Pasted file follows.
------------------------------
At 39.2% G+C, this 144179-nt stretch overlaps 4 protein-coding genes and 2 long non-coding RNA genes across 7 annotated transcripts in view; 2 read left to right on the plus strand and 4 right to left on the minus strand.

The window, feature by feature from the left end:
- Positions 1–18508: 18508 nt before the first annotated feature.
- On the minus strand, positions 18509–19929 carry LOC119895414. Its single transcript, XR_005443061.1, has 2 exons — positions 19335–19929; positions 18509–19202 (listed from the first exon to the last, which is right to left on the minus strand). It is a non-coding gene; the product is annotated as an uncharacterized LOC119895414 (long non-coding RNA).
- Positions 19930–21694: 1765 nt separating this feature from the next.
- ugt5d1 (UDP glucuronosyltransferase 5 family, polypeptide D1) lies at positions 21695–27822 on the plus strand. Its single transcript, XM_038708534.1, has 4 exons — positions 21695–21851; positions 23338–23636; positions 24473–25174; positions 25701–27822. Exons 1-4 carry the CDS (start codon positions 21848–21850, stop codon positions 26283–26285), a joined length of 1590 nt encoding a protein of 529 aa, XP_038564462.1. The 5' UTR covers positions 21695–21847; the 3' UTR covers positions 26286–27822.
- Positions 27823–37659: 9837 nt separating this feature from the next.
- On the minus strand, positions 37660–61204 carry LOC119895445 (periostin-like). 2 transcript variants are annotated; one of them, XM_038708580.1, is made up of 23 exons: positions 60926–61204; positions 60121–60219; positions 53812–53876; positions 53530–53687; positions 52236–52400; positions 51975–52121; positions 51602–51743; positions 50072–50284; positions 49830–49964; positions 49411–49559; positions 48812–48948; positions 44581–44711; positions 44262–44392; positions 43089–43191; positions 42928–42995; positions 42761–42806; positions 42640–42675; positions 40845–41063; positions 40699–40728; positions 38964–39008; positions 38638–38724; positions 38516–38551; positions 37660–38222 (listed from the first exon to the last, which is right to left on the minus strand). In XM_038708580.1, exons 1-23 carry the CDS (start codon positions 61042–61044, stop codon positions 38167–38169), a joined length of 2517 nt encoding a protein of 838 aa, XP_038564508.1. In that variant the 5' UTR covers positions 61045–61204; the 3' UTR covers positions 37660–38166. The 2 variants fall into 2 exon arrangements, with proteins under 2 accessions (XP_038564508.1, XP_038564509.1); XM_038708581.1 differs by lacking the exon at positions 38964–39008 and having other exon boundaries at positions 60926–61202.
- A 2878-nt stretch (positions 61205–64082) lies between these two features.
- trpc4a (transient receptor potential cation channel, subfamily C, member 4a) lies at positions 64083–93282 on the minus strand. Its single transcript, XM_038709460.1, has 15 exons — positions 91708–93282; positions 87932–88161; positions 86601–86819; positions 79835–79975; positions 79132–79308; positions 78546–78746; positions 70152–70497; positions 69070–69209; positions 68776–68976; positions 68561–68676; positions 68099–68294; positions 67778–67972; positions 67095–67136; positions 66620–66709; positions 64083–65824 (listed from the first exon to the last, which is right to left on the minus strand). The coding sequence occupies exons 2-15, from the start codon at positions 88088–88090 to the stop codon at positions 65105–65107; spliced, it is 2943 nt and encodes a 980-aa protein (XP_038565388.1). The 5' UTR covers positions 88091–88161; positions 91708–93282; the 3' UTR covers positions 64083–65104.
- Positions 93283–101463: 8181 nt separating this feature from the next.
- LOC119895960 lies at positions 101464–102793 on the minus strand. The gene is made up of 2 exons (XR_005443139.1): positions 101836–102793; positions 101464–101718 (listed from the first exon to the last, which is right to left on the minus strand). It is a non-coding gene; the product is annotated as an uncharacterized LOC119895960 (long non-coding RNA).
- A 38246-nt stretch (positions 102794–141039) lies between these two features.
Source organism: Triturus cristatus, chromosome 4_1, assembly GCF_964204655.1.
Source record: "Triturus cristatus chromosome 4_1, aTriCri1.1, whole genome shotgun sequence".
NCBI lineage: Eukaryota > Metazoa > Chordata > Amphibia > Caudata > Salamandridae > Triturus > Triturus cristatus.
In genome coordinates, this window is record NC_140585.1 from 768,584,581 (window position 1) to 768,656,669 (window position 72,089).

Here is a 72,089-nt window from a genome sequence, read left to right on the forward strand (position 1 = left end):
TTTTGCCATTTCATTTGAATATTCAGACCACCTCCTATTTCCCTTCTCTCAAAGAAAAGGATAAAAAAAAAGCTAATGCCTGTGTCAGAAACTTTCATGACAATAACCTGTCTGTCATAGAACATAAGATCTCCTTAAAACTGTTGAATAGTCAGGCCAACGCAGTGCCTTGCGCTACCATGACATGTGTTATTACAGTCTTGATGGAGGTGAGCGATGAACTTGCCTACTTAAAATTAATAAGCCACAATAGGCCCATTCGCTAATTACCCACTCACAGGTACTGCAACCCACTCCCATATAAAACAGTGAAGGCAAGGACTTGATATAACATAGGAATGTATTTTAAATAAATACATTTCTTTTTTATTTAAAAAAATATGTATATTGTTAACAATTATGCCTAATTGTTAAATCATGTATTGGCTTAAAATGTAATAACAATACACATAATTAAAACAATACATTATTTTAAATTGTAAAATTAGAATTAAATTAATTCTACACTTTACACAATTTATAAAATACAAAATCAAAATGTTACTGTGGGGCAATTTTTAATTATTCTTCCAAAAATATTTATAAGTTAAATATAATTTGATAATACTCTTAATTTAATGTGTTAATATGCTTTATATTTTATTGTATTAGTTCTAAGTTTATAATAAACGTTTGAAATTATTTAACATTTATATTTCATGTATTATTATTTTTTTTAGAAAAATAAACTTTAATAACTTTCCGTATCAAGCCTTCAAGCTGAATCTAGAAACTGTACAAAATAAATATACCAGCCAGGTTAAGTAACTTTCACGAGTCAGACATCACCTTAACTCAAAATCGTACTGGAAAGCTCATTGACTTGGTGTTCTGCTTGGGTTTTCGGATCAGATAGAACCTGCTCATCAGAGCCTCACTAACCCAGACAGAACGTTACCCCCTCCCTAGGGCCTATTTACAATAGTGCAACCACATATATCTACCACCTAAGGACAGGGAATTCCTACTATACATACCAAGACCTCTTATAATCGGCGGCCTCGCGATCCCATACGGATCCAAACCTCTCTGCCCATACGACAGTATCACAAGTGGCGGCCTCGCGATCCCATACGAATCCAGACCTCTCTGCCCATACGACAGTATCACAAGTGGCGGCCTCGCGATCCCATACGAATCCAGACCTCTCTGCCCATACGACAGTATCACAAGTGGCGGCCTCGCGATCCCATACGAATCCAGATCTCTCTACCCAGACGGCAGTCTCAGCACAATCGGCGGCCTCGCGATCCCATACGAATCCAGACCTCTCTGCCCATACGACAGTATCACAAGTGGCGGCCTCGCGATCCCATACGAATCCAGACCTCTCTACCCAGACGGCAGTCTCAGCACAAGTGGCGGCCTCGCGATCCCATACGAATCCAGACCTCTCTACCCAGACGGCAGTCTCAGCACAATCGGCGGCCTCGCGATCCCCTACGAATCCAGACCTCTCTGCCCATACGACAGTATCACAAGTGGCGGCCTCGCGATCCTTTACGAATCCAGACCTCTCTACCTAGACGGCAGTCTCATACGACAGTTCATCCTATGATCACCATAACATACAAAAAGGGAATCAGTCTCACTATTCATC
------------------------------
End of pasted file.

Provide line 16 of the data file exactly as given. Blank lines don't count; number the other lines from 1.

NCBI lineage: Eukaryota > Metazoa > Chordata > Amphibia > Caudata > Salamandridae > Triturus > Triturus cristatus.